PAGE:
- As an independent consultant, you are more likely to have multiple clients and projects running simultaneously. This means you’re not exposed to being obsolete if one client has to fire you or pause a project.
- Working for yourself also means that you are free to adapt to market trends and offer consulting services that address the actual challenges companies find themselves struggling with during economic and financial recessions.
4 Essential pieces of advice to help you grow
As we mentioned previously, if we are able to learn from the past, be agile, adaptable and respond quickly to new challenges, it is possible to not only survive during a recession, but continue to grow, and possibly even thrive. These pieces of advice are not profound new concepts but in fact the very building blocks of growing a successful consulting business that is future-proof and holds up in challenging times.
1. Activate your network
Have you built quality relationships that will allow you to leverage your most successful client relationships, and connect you with new clients through referrals to grow your business? In one of our previous posts, we spoke about how to build a professional network as an independent consultant and why setting up and nurturing a professional network is the best way to get leads and clients. This is especially important during an economic downturn as it becomes a bit harder to find work and the clients who are still willing to spend on consulting services.
2. Position yourself in the market to meet client needs
Is your area of expertise in demand or losing ground? Have you adapted to market and business trends to meet client needs? The world is changing so quickly that many professional areas are becoming obsolete. By upskilling and positioning yourself as an expert in high demand consulting services such as technological transformation and change management, you have a better chance of finding quality client projects. This is also true during a crisis such as the one we find ourselves in now. We are seeing more companies struggling with challenges such as remote work, employee organisation and financial restructuring. Consultants who recognise the challenges their clients are facing and position themselves to be able to solve these challenges will continue to find work.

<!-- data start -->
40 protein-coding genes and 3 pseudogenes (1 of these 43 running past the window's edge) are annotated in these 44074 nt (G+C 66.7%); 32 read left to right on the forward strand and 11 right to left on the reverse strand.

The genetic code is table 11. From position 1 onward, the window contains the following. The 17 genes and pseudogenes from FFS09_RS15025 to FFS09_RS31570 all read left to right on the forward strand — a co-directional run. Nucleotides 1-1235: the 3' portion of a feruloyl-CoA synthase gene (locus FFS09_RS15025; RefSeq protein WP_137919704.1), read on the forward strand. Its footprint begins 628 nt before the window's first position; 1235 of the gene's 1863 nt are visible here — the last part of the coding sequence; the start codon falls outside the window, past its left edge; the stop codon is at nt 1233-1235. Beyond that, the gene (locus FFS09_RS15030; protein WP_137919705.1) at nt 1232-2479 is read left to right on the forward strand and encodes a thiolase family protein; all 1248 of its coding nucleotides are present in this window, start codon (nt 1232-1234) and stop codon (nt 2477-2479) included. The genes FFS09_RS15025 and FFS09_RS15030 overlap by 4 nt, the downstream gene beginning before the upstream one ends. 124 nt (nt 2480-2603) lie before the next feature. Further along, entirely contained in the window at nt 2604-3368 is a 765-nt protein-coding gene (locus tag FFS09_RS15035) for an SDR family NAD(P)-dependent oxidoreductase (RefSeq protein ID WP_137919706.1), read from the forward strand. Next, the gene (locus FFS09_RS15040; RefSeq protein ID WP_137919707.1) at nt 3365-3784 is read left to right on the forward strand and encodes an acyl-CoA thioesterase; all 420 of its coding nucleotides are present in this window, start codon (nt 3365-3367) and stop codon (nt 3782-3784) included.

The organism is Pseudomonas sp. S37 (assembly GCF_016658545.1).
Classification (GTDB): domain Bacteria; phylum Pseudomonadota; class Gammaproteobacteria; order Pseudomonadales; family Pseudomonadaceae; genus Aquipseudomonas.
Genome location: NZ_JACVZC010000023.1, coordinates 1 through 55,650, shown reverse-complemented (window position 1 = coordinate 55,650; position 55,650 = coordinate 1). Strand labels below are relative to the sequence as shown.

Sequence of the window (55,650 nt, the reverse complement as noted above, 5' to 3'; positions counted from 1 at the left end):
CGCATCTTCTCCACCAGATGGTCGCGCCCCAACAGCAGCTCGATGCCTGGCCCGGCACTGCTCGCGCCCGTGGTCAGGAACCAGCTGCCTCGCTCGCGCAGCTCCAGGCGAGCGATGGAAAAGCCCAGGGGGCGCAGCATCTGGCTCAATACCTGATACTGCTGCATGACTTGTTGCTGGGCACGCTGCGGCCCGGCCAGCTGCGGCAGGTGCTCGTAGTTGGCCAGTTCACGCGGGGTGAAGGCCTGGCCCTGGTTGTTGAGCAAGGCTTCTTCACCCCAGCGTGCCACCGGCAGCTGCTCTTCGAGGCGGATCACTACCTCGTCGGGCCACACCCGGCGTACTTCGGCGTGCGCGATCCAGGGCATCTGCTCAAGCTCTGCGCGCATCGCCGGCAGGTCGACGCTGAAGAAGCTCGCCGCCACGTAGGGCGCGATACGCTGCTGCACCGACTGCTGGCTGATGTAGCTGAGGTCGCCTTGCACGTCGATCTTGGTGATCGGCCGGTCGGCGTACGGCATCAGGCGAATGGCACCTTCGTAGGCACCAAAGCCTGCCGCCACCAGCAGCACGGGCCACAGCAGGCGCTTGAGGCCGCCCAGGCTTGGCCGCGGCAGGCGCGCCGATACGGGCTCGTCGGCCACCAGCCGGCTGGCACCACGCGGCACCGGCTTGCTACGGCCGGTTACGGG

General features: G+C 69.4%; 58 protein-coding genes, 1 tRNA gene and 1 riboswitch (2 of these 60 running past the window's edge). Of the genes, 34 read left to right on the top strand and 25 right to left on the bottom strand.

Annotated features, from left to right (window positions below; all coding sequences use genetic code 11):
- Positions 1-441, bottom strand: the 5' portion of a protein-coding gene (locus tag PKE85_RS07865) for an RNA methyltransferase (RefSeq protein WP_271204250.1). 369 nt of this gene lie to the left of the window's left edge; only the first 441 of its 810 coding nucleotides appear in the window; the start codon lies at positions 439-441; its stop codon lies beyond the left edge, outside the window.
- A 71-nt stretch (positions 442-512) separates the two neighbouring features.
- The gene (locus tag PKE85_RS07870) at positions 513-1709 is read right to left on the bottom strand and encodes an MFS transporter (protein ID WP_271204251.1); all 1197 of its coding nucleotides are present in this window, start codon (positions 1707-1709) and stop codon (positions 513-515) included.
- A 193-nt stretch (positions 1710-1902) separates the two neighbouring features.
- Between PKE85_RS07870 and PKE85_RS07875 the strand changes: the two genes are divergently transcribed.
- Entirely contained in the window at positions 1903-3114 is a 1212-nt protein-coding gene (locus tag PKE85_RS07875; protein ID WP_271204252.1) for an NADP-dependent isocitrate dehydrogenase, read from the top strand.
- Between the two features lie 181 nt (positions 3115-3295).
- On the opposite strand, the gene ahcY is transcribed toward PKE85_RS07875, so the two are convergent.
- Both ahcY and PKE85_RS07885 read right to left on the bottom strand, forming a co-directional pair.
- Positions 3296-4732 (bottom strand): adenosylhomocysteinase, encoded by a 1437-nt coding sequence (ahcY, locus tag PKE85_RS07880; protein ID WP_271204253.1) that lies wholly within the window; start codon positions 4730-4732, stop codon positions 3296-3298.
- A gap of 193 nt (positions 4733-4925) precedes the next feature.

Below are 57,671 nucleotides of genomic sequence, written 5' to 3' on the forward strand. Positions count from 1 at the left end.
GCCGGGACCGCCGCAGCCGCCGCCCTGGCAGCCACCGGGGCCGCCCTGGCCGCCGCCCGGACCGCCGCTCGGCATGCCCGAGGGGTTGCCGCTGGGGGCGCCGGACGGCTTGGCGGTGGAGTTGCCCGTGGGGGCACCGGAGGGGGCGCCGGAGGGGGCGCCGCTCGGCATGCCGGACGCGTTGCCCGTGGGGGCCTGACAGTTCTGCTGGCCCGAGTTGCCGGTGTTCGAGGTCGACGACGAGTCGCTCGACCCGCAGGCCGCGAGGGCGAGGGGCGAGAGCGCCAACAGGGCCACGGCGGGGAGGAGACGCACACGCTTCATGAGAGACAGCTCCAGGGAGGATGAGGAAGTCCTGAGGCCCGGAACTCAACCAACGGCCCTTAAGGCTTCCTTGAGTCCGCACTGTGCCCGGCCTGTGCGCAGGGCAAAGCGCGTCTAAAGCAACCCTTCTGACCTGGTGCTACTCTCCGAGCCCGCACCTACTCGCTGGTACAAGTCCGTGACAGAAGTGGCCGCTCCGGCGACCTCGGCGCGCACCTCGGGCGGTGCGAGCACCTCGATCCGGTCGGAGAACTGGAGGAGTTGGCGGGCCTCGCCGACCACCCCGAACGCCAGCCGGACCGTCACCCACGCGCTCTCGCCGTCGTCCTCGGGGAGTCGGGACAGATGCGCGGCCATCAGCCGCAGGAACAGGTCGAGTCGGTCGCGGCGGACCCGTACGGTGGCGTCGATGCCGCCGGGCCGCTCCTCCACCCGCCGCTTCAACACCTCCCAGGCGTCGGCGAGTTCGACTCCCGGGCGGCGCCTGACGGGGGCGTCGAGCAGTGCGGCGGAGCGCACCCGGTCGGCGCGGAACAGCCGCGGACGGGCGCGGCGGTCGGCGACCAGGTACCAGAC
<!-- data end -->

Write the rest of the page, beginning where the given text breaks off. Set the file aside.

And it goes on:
3. Manage your finances and cut back on personal expenses
According to an article published in Forbes, businesses who had 5-7 years of safe spending in fixed income made it out of the 2008 financial crisis mostly unscathed. If you haven’t managed to make any fixed-income investment, good old ‘saving for a rainy day’ should have been part of your financial plan from the day you started your first job. Being an independent consultant is tricky at the best of times as projects are often not consistent and periods without being staffed on a client project are not uncommon. Having a cushion to fall back on is the best way to plan for unforeseen slow periods and will help alleviate financial burdens during economic recessions.
4. Find new ways to build business through new propositions and self-promotion
If you’re a freelancer who’s found themselves sitting on a canceled project, Van Brunt advises updating your portfolios and social profiles “to highlight how you can help clients through this time with your specific skill sets and experience” as well as reaching out to past clients with new ideas. As we mentioned previously, the Coronavirus outbreak has forced companies to change their working structures as well as restructure finances in preparation for a recession. Now is a good time to pivot and use your expertise in a way that addresses the actual challenges these companies now face. This speaks to one of the key reasons you most probably chose a career as a consultant, to help businesses solve their problems.
Finding a few new clients during a recession as an independent is much more feasible than finding a new job as a full-time employee during a recession. Consultants are also arguably much better positioned to survive a recession than traditional employees and have the skills and adaptability to remain relevant to changing client needs. Still, you’ll probably need to be prepared to start putting in quite a few extra hours helping clients with brand new challenges, pivoting on existing projects and marketing your services if you want to continue to grow your independent consulting business during turbulent times.